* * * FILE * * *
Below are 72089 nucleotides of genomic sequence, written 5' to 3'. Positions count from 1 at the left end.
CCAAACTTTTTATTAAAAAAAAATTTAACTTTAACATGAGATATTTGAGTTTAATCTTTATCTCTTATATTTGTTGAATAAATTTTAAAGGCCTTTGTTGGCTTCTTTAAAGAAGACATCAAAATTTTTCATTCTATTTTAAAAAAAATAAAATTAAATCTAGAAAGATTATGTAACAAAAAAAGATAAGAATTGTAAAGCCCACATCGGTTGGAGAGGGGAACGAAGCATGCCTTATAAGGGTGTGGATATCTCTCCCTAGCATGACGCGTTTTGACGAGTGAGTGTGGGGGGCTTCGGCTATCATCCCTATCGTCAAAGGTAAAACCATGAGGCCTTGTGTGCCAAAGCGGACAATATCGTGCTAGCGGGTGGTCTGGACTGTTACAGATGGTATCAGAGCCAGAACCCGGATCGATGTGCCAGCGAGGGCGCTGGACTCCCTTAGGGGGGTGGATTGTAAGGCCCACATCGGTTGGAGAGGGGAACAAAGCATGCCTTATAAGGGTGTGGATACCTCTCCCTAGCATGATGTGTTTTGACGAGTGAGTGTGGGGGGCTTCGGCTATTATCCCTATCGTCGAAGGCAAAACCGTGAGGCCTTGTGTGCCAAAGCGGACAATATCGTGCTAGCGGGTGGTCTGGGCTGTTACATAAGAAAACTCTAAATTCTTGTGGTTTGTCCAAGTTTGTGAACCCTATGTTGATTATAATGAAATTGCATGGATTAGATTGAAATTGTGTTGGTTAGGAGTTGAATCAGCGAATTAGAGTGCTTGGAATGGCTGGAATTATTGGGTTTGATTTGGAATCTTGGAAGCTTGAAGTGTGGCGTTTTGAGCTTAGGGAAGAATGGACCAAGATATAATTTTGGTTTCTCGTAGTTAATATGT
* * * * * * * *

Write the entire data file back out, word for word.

Below are 72089 nucleotides of genomic sequence, written 5' to 3'. Positions count from 1 at the left end.
CCAAACTTTTTATTAAAAAAAAATTTAACTTTAACATGAGATATTTGAGTTTAATCTTTATCTCTTATATTTGTTGAATAAATTTTAAAGGCCTTTGTTGGCTTCTTTAAAGAAGACATCAAAATTTTTCATTCTATTTTAAAAAAAATAAAATTAAATCTAGAAAGATTATGTAACAAAAAAAGATAAGAATTGTAAAGCCCACATCGGTTGGAGAGGGGAACGAAGCATGCCTTATAAGGGTGTGGATATCTCTCCCTAGCATGACGCGTTTTGACGAGTGAGTGTGGGGGGCTTCGGCTATCATCCCTATCGTCAAAGGTAAAACCATGAGGCCTTGTGTGCCAAAGCGGACAATATCGTGCTAGCGGGTGGTCTGGACTGTTACAGATGGTATCAGAGCCAGAACCCGGATCGATGTGCCAGCGAGGGCGCTGGACTCCCTTAGGGGGGTGGATTGTAAGGCCCACATCGGTTGGAGAGGGGAACAAAGCATGCCTTATAAGGGTGTGGATACCTCTCCCTAGCATGATGTGTTTTGACGAGTGAGTGTGGGGGGCTTCGGCTATTATCCCTATCGTCGAAGGCAAAACCGTGAGGCCTTGTGTGCCAAAGCGGACAATATCGTGCTAGCGGGTGGTCTGGGCTGTTACATAAGAAAACTCTAAATTCTTGTGGTTTGTCCAAGTTTGTGAACCCTATGTTGATTATAATGAAATTGCATGGATTAGATTGAAATTGTGTTGGTTAGGAGTTGAATCAGCGAATTAGAGTGCTTGGAATGGCTGGAATTATTGGGTTTGATTTGGAATCTTGGAAGCTTGAAGTGTGGCGTTTTGAGCTTAGGGAAGAATGGACCAAGATATAATTTTGGTTTCTCGTAGTTAATATGT